Moving into a new living arrangement is consistently rated one of the most stressful life experiences a person can endure. That’s because no matter how hard you work to find the best place or how much paperwork you fill out to make your dreams a reality, it somehow always seems like you’ve forgotten something essential to the process. But it doesn’t always have to be so taxing. In fact, the more you break it down, the easier it should be.
The first aspect of the process you need to consider is whether to opt for a regular single-family home or a condominium. Though each has its benefits, there are considerable differences between the two options. Consider this list the pros and cons (or should I say, condos) of investing in a condominium for your next home purchase.
Looking at the numbers
While you’ll be forking over monthly payments for a mortgage with either option, one of the biggest differences in the condo vs house investment discussion is the homeowners’ association fees you’ll be paying when you choose condo living. You won’t have these in a traditional house, but you’ll also have to dish out all that extra money yourself — that’s money used for repainting, lawn care, general repairs and other things. On the other side, however, you might be running into more sparse insurance and liability options with a condo. Always ask for the numbers up front so there are no surprises down the road.
A matter of privacy
One of the biggest condo investment tips to keep in mind is how you’ll be sharing some walls with your neighbors. Though it appears to have all the amenities of living in a stand-alone home, you’re still in an apartment-type setting where the property as a whole is essentially a shared space. Additionally, there are some rules you’ll have to follow as part of your homeowner’s agreement. If you’re not keen on this type of influence on your dwelling decisions, condo life simply might not be for you. The trade-off, of course, is how you also won’t have to worry about the general upkeep of your place, so remember that everything comes at a price.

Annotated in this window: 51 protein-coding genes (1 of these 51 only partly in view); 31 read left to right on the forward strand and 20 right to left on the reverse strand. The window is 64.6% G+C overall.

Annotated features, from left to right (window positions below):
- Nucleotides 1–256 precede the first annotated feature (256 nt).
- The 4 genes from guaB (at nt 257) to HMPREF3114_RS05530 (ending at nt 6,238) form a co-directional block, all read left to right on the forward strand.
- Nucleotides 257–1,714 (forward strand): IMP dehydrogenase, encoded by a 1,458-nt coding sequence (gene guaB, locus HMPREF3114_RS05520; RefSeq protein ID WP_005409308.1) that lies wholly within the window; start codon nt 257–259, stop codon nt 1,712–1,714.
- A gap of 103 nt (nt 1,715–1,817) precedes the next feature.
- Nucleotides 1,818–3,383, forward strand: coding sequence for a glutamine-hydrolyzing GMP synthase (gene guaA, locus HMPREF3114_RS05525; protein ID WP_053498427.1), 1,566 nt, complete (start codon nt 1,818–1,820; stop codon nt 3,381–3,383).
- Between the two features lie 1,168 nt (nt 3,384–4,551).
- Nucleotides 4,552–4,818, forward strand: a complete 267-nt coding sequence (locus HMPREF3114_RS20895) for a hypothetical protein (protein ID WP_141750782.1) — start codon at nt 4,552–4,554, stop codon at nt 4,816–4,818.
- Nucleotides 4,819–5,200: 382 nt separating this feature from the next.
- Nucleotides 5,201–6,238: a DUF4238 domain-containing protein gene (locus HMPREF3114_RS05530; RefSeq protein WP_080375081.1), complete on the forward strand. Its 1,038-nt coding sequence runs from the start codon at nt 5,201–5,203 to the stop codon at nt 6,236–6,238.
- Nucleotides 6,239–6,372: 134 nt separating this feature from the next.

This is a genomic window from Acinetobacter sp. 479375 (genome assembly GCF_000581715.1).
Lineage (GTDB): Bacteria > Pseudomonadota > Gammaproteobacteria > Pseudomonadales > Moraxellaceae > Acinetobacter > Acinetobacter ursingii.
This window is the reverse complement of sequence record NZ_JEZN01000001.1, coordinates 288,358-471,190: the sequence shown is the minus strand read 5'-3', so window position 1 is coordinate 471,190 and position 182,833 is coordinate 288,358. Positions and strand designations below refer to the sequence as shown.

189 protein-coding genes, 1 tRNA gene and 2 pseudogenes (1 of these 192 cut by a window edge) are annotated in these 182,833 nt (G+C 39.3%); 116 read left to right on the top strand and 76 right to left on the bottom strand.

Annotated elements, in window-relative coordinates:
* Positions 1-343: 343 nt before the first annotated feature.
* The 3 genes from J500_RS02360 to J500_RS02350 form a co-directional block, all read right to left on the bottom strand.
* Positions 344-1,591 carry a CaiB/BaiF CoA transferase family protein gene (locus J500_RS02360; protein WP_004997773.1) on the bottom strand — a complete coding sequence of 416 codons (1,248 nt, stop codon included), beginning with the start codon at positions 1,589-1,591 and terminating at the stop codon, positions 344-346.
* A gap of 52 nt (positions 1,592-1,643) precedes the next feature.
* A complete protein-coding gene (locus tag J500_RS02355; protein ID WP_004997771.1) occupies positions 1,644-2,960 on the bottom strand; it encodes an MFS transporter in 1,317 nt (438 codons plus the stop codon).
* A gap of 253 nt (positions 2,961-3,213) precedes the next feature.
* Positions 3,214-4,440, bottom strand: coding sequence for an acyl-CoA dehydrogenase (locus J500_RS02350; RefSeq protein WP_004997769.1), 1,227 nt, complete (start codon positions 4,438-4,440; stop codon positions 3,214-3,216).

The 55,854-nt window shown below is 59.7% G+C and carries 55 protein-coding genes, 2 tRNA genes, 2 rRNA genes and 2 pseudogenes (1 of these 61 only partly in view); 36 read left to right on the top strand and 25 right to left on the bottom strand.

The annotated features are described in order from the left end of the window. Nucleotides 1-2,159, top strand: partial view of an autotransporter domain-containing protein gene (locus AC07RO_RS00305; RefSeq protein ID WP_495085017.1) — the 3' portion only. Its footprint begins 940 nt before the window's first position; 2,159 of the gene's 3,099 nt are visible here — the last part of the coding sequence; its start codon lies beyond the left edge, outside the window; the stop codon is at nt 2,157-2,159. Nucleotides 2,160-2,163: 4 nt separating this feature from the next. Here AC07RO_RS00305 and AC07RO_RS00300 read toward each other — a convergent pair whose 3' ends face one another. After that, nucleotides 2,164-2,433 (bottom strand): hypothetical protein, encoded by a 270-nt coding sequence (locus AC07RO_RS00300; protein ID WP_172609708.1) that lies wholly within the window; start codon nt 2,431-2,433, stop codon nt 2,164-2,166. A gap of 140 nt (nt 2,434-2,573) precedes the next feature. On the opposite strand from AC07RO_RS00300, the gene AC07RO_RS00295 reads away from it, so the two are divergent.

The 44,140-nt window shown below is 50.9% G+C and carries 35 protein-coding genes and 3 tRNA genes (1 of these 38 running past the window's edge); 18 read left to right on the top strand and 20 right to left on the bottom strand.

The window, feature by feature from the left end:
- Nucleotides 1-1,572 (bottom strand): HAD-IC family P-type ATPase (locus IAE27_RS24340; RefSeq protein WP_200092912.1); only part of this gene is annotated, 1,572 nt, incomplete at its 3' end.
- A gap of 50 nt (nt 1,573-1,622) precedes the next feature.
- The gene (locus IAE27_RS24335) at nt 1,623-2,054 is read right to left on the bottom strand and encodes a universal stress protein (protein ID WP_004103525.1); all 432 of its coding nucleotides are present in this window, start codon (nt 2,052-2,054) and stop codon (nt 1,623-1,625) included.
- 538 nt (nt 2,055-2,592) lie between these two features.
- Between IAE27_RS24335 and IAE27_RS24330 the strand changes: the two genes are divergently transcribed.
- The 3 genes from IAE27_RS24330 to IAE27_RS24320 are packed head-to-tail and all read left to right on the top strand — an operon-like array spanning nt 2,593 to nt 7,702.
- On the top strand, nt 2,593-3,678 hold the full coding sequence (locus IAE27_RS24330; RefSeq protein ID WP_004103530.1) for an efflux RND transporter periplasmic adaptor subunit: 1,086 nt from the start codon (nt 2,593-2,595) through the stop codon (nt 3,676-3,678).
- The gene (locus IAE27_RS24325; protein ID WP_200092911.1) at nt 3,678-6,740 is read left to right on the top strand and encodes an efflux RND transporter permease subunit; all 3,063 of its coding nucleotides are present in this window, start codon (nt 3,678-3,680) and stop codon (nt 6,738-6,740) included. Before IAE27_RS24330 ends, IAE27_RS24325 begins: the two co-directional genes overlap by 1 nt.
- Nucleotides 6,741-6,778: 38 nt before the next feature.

Living under a landlord
A certain condo investment property might have a manager or a landlord, and if that’s the case, you’ll likely want someone you can go to with questions about items in your home that need repair or simple tweaking. That’s the nice part about living in a condo: You’ll never have to change your own light bulbs (a mild joke.) When you’re courting the idea of going for a condo, ask plenty of questions of the management in order to find out how much experience they have in this line of work. That’s one of the biggest condo investment tips to keep in mind. Poor management often leads to a poor living experience.
Hopefully, these condo investment tips can help you find the right place to live. Is a condo a good investment for you? Because everyone’s financial and living situations are different, that’s something only you can answer.